Galactic Spirals May Form Spontaneously

Synopsis: Galactic Spirals May Form Spontaneously

Spiral galaxies could be transient, nonequilibrium structures originating from the collapse of clouds of matter interacting solely through self-gravity.   (see

Synopsis figure

D. Benhaiem et al., Phys. Rev. E (2019)

Most large galaxies, including our own Milky Way, have a spiral shape, with a central bulge and an outer disk with several “arms.” No current theory, however, fully explains how these galactic shapes form and evolve. Now, Francesco Sylos Labini of the Enrico Fermi Center for Study and Research, Italy, and colleagues have suggested that spiral galaxies could be transient but relatively long-lived structures formed out of equilibrium from the gravitational collapse of clouds of matter. If confirmed by observations, the result could impact assessments of the dark matter content of galaxies.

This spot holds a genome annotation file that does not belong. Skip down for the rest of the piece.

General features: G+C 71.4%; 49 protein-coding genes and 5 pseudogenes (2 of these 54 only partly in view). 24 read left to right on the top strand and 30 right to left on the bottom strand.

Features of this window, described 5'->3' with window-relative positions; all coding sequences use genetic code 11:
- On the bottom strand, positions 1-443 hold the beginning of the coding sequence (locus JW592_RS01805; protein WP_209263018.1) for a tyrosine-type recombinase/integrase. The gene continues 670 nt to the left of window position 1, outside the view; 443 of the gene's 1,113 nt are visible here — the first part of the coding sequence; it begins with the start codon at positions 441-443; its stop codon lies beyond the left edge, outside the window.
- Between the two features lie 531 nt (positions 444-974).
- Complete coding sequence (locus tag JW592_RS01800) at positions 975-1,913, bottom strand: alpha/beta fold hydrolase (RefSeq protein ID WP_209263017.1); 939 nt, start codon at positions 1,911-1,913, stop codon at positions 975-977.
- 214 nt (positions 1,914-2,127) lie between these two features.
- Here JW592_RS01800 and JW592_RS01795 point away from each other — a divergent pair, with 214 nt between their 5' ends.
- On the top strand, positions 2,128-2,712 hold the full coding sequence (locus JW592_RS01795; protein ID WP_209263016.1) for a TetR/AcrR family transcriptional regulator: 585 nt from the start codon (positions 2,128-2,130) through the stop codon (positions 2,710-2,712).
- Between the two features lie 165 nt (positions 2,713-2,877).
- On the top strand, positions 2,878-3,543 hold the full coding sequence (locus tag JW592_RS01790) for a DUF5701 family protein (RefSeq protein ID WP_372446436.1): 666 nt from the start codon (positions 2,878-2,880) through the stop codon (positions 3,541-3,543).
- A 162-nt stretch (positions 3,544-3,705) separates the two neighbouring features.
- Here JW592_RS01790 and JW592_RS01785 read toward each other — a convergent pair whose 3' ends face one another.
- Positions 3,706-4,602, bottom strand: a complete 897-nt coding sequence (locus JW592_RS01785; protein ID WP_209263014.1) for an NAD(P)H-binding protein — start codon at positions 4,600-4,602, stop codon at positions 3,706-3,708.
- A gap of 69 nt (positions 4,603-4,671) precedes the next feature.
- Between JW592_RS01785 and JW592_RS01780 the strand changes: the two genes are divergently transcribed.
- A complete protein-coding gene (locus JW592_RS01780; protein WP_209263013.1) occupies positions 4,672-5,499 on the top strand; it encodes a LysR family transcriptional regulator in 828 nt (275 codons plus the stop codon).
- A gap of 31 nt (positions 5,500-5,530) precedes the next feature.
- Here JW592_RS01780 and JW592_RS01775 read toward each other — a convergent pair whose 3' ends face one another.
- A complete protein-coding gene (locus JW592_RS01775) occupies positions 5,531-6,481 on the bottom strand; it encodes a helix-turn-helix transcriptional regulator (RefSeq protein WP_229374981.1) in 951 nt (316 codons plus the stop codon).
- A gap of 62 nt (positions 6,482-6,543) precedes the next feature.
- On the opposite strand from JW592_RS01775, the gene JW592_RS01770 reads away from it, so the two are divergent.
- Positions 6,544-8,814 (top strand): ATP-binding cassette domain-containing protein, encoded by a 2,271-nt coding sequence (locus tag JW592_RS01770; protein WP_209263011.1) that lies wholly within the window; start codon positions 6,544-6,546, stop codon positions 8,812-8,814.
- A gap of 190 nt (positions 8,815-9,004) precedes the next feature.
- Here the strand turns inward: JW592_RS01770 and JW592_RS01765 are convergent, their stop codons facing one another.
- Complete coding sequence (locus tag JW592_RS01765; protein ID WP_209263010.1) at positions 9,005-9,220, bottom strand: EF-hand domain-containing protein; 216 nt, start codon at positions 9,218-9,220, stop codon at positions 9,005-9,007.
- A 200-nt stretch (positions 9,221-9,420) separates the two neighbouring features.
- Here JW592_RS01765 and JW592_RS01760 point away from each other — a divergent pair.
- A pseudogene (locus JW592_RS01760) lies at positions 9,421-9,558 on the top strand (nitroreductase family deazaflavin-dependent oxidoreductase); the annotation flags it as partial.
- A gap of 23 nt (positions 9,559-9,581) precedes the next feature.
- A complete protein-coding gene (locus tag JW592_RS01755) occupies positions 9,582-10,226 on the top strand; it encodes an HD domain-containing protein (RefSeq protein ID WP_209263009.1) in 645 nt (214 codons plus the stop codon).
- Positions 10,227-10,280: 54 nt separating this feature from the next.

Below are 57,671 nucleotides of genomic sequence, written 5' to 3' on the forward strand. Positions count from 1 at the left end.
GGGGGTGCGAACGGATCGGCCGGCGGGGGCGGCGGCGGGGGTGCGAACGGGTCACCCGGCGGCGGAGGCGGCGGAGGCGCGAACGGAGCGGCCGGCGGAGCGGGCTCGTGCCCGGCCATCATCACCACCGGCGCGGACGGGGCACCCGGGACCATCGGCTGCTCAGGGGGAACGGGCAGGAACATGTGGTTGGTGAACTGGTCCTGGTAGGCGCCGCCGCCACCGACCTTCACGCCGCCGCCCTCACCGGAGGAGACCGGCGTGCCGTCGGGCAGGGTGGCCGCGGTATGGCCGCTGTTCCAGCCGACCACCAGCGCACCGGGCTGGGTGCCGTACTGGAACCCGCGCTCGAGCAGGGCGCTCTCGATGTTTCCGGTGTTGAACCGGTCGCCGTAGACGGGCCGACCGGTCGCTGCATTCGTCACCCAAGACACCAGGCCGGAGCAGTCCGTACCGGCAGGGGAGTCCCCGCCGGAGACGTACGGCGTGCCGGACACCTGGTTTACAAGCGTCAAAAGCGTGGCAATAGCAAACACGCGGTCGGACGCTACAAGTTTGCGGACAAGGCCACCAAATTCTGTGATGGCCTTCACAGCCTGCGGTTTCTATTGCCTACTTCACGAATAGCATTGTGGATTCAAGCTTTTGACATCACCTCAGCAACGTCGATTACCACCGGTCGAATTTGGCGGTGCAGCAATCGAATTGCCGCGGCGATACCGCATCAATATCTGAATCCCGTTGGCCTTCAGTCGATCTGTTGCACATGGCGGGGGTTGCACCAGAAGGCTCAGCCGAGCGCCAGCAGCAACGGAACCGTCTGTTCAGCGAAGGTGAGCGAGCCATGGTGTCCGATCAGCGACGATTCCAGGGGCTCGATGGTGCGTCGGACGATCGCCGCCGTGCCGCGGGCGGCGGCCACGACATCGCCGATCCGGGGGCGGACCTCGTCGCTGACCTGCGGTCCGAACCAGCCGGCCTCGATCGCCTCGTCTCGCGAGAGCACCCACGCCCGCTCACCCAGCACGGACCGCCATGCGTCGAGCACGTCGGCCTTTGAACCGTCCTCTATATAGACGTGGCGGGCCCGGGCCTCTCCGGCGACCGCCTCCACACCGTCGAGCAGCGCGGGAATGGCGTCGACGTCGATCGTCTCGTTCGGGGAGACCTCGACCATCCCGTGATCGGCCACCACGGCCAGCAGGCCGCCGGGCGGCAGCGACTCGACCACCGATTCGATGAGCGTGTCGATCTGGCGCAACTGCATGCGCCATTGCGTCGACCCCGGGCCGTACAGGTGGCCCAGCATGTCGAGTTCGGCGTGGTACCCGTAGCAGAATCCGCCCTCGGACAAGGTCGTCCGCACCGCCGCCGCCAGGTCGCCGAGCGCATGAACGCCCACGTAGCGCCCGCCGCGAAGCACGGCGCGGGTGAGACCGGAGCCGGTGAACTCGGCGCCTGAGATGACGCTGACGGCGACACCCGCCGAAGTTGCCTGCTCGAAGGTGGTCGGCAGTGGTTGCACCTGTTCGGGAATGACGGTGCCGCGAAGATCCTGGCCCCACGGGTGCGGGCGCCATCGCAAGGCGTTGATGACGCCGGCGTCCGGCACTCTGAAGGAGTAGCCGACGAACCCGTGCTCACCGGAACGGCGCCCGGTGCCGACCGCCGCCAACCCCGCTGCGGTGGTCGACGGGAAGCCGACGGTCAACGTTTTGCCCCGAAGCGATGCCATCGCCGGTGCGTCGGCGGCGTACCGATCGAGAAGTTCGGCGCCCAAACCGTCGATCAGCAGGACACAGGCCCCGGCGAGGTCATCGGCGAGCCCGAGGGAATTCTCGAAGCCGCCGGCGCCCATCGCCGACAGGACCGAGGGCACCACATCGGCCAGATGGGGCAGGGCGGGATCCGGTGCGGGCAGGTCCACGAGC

In existing models, complex symmetry-breaking effects are invoked to explain spiral shapes, including dissipative nongravitational processes or gravitational perturbations from nearby astrophysical objects. Sylos Labini and his team consider a simpler model in which isolated clouds of particles interact solely through self-gravity, while introducing a small initial rotation and a slight asymmetry of the particle cloud. They find that these conditions can lead to a variety of long-lived but transient structures similar to those found in spiral galaxies.

The fact that galaxies may be out-of-equilibrium systems would have important implications for dark matter studies. A galaxy’s mass—mostly due to dark matter—can be inferred from measurements of galactic rotation using the so-called virial theorem of mechanics, which assumes galactic structure doesn’t change in time. If that assumption is invalid, that would affect estimates of the galaxy’s dark matter content. Their model predicts that a spiral galaxy like the Milky Way could expand or contract radially, which the authors say could soon be tested with high-precision measurements of the radial velocities of stars.

This research is published in Physical Review E.

–Matteo Rini

Matteo Rini is the Deputy Editor of Physics.

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